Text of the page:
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TestNG Tutorial: Selenium Testing

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Welcome to this guide, where we'll focus on using TestNG with Selenium to do automated website testing.


TestNG is a testing framework, for Java. It's a popular open-source framework among Java developers, next to NUnit and JUnit.
It is commonly used together with Selenium, to run end-to-end tests on multiple browsers and browser versions.


In case you are wondering what the 'NG' stands for: 'Next Generation'. TestNG was created by Cedric Beust and offers various popular features such as:

  • multiple annotations for your tests: @BeforeMethod, @AfterMethod, @BeforeTest, @AfterTest
  • grouping, with the testng.xml file
  • reporting: TestNG can generate readable reports
  • uncaught exceptions in your tests are handled by TestNG, the exceptions are converted to failures, so that your other tests can continue running
  • easy integration with other services such as Jenkins, TestNG Maven and others

TestNG: installation and setup


Installing TestNG is pretty straightforward.
If you are using Eclipse IDE, TestNG is already included as a plugin.


Using Eclipse

You can download the Eclipse IDE from the Eclipse website.
Once installed, you can download TestNG from the 'Eclipse Marketplace'.
After installing TestNG, you can right-click your test packages and click the TestNG option.


Using Maven

If you're not using Eclipse or another IDE, you might prefer installing TestNG via Maven:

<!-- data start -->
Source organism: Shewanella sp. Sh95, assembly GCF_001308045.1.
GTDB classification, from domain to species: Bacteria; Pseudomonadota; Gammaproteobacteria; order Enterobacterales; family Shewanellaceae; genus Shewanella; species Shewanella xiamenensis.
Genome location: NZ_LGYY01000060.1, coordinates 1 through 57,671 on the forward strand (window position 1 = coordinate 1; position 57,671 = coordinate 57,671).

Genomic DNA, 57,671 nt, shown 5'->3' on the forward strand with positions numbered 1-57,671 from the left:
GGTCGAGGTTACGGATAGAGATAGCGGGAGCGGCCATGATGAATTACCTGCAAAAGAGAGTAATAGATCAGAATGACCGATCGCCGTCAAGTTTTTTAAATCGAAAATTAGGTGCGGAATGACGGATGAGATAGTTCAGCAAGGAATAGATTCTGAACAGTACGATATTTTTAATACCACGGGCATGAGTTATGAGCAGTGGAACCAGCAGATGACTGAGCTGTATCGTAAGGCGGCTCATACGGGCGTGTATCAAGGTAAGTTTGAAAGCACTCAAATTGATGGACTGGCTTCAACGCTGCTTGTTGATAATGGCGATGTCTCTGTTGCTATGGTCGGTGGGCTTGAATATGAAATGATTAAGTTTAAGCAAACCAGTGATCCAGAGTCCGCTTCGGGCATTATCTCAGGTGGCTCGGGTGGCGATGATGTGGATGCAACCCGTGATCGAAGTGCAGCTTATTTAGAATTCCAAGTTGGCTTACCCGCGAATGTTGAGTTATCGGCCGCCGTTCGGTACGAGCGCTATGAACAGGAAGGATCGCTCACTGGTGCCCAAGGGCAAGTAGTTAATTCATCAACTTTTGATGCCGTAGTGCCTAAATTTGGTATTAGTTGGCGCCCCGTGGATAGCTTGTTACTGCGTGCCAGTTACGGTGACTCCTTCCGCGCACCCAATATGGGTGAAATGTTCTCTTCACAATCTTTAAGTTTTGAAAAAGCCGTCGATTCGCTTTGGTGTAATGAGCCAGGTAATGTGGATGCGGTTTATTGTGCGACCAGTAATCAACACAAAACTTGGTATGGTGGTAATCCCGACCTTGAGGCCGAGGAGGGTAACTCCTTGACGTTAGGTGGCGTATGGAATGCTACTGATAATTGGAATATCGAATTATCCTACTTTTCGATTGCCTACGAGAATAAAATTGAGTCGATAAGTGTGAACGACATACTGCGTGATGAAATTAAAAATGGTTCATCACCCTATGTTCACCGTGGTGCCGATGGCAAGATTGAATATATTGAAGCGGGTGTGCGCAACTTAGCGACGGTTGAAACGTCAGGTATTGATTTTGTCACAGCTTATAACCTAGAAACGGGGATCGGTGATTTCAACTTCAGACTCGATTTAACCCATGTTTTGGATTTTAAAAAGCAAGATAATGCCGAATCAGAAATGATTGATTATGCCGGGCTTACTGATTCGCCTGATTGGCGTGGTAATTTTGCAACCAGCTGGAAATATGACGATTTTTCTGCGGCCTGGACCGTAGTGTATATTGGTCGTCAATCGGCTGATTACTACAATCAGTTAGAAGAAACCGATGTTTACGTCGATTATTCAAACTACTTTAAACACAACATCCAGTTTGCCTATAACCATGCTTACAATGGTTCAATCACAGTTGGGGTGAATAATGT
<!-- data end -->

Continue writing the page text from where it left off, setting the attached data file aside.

<dependency>
    <groupId>org.testng</groupId>
    <artifactId>testng</artifactId>
    <version>7.1.0</version>
</dependency>

TestNG: annotations


Annotations are popular amongst Java developers and are used to provide more information about a method, class or snippet of code.


TestNG is able to parse the annotations and make decisions regarding test execution.
Some annotations add meta-data to the test, others are triggers that can be run during the lifecycle of a test.


To use annotations, you'll need to import the org.testng.annotations.* package.


@test annotation


This is the most popular annotation and is required when running tests via TestNG.
When TestNG is started, it will look for all methods that have the @test annotation.
By default, TestNG will run all tests with the @test annotation in alphabetical order.

@Test
public void sampleTest()
{
	System.out.println("TestNG will run this");
}

public void noAnnotationTest()
{
	System.out.println("TestNG will NOT run this - as it is lacking the @test annotation");
}

@test attributes


The @test annotation comes with some attributes that you can use:


  • Description: Describe what the test does, this is useful when running tests to see what a specific test does without interpreting the code. It is also included in the test report.
    @Test(description="This tests validates the pricing page")